The FDA is relaxing its stance on CBD supplements, but due to select exceptions and what the agency is referring to as “enforcement discretion,” some companies continue to receive warning letters.
According to FDA commissioner Scott Gottlieb (who happens to be serving his last week as a government employee), there is one condition to the approval of CBD supplement sales, but this condition can cover a very broad spectrum of products and companies. “We’re using enforcement discretion right now,” said Gottlieb during a hearing before a subcommittee of the U.S. Senate Committee on Appropriations. “I will take enforcement action against CBD products that are on the market if manufacturers are making ‘over-the-line’ claims.”
Let’s consider what it means to make an “over-the-line” claim in this industry. Example: a company claiming that CBD can cure cancer or prevent Alzheimer’s would fall into this category, because it could mislead patients and cause them to abandon otherwise effective treatment, possibly putting them in life-threatening situations.
Gottlieb pointed out that the FDA has “a very high-level working group staffed by some of the most creative policy-makers to try to think through alternatives, including potential legislative alternatives.” Amy Abernethy, MD, PhD, and Principle Deputy Commissioner of Food and Drugs who previously worked as chief medical officer of Flatiron Health, oversees the working group.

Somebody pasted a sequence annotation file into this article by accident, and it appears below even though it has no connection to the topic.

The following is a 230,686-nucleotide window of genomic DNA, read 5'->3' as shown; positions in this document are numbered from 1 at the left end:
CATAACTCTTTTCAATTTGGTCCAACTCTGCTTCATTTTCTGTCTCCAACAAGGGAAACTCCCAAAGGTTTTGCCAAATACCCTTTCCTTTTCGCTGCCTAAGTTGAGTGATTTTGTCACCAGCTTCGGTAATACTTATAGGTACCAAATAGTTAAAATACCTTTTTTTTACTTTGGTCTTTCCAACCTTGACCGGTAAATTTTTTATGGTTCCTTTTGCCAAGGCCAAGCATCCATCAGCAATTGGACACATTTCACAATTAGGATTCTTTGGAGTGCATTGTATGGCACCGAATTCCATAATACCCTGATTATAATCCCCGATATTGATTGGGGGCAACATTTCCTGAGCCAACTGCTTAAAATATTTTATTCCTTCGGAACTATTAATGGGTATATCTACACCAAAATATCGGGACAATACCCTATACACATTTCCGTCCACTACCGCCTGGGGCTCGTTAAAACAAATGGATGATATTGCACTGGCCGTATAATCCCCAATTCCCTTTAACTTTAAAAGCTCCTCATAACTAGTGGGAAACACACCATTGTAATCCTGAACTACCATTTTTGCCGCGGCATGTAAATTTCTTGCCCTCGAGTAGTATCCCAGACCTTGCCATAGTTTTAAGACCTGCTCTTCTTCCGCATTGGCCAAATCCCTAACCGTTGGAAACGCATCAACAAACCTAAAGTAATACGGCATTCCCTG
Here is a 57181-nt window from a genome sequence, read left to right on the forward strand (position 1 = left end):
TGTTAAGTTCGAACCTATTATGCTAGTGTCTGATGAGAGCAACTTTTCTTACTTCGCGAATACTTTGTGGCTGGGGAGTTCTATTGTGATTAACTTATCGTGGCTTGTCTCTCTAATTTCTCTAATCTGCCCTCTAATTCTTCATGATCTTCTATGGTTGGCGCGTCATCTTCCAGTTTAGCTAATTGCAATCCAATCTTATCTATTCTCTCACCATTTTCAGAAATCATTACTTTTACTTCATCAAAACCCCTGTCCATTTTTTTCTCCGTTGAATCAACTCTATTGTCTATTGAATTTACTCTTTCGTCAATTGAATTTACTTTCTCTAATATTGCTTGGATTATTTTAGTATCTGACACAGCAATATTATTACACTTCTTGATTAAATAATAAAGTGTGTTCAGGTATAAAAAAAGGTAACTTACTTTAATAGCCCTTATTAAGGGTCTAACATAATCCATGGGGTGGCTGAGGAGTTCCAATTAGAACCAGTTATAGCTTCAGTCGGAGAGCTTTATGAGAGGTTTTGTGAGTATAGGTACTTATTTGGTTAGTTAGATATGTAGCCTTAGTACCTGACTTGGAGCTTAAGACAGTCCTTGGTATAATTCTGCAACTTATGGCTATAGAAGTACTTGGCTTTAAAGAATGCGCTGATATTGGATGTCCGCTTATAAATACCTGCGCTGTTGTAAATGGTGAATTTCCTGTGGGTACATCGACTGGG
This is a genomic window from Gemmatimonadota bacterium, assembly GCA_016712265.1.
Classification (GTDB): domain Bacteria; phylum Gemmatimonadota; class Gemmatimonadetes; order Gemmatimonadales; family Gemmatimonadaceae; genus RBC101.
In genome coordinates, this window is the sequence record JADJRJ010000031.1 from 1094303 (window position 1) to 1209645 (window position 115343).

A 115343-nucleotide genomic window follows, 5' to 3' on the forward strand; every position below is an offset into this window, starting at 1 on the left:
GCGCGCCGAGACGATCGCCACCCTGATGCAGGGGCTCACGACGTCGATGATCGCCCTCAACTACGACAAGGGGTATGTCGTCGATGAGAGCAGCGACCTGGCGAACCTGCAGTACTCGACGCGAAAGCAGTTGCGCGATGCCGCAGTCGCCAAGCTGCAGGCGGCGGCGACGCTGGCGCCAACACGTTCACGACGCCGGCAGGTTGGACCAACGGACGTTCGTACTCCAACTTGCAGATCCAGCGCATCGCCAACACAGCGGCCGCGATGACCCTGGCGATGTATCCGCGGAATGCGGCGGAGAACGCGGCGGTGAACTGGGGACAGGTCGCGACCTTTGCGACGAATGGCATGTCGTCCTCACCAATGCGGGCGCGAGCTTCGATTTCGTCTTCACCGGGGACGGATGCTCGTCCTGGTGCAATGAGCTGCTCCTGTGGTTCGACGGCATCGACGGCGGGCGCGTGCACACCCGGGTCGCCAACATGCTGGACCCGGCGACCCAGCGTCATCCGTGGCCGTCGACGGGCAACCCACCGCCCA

The FDA is Already Sending Out Warning Letters
So far, three companies have received warning letters from the FDA this year for making uncorroborated claims about their products – PotNetwork Holdings in Florida, Nutra Pure in Washington state, and Advanced Spine and Pain in New Jersey. According to the FDA and the Federal Trade Commission, the companies in question were “making unsubstantiated claims related to more than a dozen different products and spanning multiple product webpages, online stores and social media websites.”
Additionally, Gottlieb expressed concern regarding the recent revelation that major U.S. pharmacies, such as CVS and Walgreens, will begin selling CBD products in the near future (check back with us for an updated report on that as well). He mentioned on Twitter that “the agency will be contacting them to remind them of #FDA obligations and our commitment to protect consumers against products that can put them at risk.”
Keep in mind that these warning letters are nothing new and the FDA has been orbiting this issue for many years now. However, they’ve been under pressure to create regulatory framework for the distribution of CBD products, so it’s to be expected that more companies will continue receiving letters of this nature.
FDA CBD Regulations: Takeaway
Basically, if you’re selling a CBD product – especially a supplement – make sure you’re not making any promises that you can’t back up 100 percent. If the medical claim hasn’t been studied and approved by the FDA then it’s an illegal claim to make. While it may seem like a bit of government overreach, it ultimately boils down the safety of patients/consumers, who rely on the company to keep things honest and on the level. It does complicate things for many businesses though, considering that the FDA has not completed very much research in this field.